by Bill McBride on 5/19/2015 11:15:00 AM
Tuesday, May 19, 2015
So much for the doom and gloom of February and March.
Total housing starts in April were solid and well above expectations - and at the highest level since 2007.
Single family starts were at the highest level since January 2008.
This first graph shows the month to month comparison between 2014 (blue) and 2015 (red).
Click on graph for larger image.
Even with weak housing starts in February and March, total starts are still running 5.5% ahead of 2014 through April.
Single family starts are running 7.6% ahead of 2014 through April.
Starts for 5+ units are only up 1% for the first four months compared to last year.
Below is an update to the graph comparing multi-family starts and completions. Since it usually takes over a year on average to complete a multi-family project, there is a lag between multi-family starts and completions. Completions are important because that is new supply added to the market, and starts are important because that is future new supply (units under construction is also important for employment).
These graphs use a 12 month rolling total for NSA starts and completions.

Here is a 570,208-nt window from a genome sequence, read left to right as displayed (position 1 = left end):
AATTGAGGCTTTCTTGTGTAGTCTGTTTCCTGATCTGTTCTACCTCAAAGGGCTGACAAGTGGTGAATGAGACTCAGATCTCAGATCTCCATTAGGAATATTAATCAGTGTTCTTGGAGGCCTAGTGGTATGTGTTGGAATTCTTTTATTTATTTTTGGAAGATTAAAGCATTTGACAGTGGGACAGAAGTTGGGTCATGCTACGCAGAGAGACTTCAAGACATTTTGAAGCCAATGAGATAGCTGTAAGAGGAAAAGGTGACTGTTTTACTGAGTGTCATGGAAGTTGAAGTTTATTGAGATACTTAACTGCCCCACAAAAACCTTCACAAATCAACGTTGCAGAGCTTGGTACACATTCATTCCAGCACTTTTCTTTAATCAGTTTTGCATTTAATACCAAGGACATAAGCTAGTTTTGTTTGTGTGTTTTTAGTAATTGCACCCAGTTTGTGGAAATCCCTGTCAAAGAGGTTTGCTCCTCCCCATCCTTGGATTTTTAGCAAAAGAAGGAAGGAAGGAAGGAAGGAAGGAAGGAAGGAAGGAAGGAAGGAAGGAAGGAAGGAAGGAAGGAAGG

The blue line is for multifamily starts and the red line is for multifamily completions.
The rolling 12 month total for starts (blue line) increased steadily over the last few years, and completions (red line) have lagged behind - but completions have been catching up (more deliveries), and will continue to follow starts up (completions lag starts by about 12 months).
Note that the blue line (multi-family starts) might be starting to move more sideways.
I think most of the growth in multi-family starts is probably behind us - although I expect solid multi-family starts for a few more years (based on demographics).
The second graph shows single family starts and completions. It usually only takes about 6 months between starting a single family home and completion - so the lines are much closer. The blue line is for single family starts and the red line is for single family completions.
Note the exceptionally low level of single family starts and completions. The "wide bottom" was what I was forecasting several years ago, and now I expect several years of increasing single family starts and completions.
A solid report.